By Kathi Bliss
I don’t know about anyone else, but I’m starting to think that Nov. 7, 2012, is going to be my favorite day of this year. I simply cannot wait until this election is over.
We go through this every year, with the negative campaigning. Obviously, despite how much people complain about it, the negative campaigning must work; if it didn’t, candidates would have stopped it by now.
And it seems like it’s uglier this year than it’s ever been before – especially on the local level.
Negative campaigning gets easier and easier, with the development of technology, and the more pervasive the Internet becomes – and as a journalist, I find it more and more horrifying.
These days, it seems that anyone can set up a boilerplate website, and suddenly hold themselves out as a credible news source. But what people have to look at, particularly around election time, is whether or not the websites you’re looking to for information really are credible. Are your news sources really ethical?
I like to think that after 140 years, the Post-Register has established itself as a credible news source. Sure, we don’t always report on the stories that people are talking about, but I can promise you that we only report on the stories we can prove. We won’t hold a rumor, conjecture or a half-truth out as “news,” and we certainly won’t publish a story without seeking to tell the sides of everyone involved.
Lately, there is an organization holding itself out as a local “newspaper,” that is doing just that. With very little identification or reason, there is a website which has waged an attack on a particular candidate, and suggesting that the local newspapers in Lockhart and Luling are lax because we aren’t covering the same “story.”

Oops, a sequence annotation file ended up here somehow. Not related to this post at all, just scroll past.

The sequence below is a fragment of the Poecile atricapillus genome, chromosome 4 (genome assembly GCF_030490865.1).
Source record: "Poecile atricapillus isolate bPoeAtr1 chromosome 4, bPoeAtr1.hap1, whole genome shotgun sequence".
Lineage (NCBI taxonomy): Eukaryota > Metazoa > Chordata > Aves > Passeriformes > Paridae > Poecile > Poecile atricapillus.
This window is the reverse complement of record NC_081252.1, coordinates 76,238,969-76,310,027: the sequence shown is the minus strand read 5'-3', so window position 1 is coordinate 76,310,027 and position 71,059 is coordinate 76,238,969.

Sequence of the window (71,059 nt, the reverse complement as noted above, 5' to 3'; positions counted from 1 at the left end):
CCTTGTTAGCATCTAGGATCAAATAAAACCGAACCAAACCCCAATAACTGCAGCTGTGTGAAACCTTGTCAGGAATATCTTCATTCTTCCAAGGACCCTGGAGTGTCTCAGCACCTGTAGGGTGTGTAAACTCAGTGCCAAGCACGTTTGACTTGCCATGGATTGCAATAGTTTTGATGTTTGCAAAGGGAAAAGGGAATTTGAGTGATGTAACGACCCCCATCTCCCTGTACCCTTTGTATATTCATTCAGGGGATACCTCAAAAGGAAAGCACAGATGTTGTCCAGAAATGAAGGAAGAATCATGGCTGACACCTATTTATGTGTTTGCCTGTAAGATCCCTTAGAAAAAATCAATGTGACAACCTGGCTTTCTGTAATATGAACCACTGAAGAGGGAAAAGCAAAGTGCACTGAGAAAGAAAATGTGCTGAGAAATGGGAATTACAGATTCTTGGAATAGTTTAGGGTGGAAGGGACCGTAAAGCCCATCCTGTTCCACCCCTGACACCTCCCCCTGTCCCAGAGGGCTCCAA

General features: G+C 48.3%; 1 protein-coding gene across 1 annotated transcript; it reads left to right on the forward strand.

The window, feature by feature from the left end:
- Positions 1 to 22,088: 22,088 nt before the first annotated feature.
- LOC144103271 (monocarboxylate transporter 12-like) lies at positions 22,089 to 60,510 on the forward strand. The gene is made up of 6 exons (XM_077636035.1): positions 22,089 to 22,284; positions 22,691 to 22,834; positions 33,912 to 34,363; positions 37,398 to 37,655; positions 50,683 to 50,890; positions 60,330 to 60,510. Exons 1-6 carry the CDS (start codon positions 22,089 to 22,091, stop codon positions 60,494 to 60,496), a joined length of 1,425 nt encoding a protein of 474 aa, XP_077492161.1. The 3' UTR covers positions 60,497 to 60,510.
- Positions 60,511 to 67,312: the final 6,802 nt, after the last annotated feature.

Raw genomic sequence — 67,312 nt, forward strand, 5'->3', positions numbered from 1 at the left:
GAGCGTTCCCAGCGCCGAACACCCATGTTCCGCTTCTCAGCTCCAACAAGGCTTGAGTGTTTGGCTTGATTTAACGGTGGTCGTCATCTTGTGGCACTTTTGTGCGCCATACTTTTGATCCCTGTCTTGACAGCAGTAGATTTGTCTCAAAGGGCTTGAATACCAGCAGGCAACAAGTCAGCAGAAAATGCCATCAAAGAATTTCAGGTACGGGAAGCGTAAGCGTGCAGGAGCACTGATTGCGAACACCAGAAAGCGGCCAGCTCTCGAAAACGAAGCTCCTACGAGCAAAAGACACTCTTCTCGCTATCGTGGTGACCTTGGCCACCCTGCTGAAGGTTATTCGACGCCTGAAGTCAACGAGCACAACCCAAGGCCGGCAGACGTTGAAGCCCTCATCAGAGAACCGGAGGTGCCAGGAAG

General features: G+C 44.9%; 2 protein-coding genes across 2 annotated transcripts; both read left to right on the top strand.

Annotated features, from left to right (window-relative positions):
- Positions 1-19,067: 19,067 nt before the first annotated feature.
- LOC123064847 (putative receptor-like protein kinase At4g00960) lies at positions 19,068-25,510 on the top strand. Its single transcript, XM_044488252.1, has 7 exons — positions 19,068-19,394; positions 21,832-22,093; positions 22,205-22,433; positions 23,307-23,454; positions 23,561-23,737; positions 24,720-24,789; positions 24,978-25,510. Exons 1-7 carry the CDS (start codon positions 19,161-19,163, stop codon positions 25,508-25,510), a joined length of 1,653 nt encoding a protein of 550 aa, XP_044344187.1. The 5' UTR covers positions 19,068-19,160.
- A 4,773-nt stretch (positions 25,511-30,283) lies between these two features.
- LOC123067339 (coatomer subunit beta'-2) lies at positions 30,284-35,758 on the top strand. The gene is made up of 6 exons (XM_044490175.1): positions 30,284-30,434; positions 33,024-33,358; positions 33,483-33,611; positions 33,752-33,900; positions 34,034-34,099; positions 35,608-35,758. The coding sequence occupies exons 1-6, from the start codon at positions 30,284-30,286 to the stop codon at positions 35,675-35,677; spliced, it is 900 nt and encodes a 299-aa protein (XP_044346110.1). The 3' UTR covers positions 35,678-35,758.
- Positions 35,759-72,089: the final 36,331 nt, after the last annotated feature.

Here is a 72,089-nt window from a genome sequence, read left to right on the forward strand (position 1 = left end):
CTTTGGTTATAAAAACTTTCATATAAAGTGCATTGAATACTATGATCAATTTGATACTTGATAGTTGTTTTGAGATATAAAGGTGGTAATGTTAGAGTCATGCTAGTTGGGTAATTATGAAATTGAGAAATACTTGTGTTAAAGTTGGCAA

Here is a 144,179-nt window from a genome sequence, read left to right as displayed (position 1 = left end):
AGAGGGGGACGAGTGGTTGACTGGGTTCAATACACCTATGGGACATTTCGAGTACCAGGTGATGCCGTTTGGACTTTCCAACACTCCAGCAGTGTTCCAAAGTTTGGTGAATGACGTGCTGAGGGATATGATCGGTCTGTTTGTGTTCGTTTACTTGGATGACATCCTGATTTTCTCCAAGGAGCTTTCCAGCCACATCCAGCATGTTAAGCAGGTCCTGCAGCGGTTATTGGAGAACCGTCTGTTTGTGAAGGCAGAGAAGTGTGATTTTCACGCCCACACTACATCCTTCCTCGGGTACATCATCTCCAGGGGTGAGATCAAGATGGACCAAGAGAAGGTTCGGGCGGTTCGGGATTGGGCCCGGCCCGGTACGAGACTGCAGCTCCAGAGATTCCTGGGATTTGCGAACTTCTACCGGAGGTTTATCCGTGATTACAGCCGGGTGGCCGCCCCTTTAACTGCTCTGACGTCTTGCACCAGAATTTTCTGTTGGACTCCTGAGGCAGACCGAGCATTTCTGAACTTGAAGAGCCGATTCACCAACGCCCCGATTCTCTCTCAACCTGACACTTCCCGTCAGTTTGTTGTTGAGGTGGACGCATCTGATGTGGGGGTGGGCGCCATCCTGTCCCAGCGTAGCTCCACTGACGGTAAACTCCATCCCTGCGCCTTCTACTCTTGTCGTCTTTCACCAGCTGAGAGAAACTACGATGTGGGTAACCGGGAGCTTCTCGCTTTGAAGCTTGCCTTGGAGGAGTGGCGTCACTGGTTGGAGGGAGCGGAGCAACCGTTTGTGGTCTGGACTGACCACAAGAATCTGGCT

Interesting to note, however, that this website has been active for at least four years, and has covered exactly one story, and covered it twice – once before the 2008 election, and again now, a week before the beginning of early voting.
Of course, the website does not list its owner. It does not identify a reporter, and though it says it intends to seek out the other side of the story, it has not yet bothered to do so – nor do I think it means to.
As a person who has spent the bulk of her adult life studying journalism and trying to make myself a better (and a more ethical) reporter, I have to wonder how in the world anyone can trust anything an anonymous website says.
Because the laws governing the Internet are not as strict as those governing “real” newspapers, they can get away with a lot more. Internet “newspapers” can tell half the truth – if they bother with the truth at all. They don’t have to identify themselves or their reporters, and they have no fear of reprisals if they make a mistake or if they lie outright.
Online “newspapers” that won’t identify themselves are nothing more than digital water coolers.
To be clear, I’m not worried about “competition.” The Post-Register has been serving this community for 140 years, and we intend to continue doing so. We intend to continue bringing the community reliable, factual news.
And every week, we will continue to put our names on that news – we will continue to stake our professional reputations on the truth of the stories that we tell.
That’s what credible news organizations do.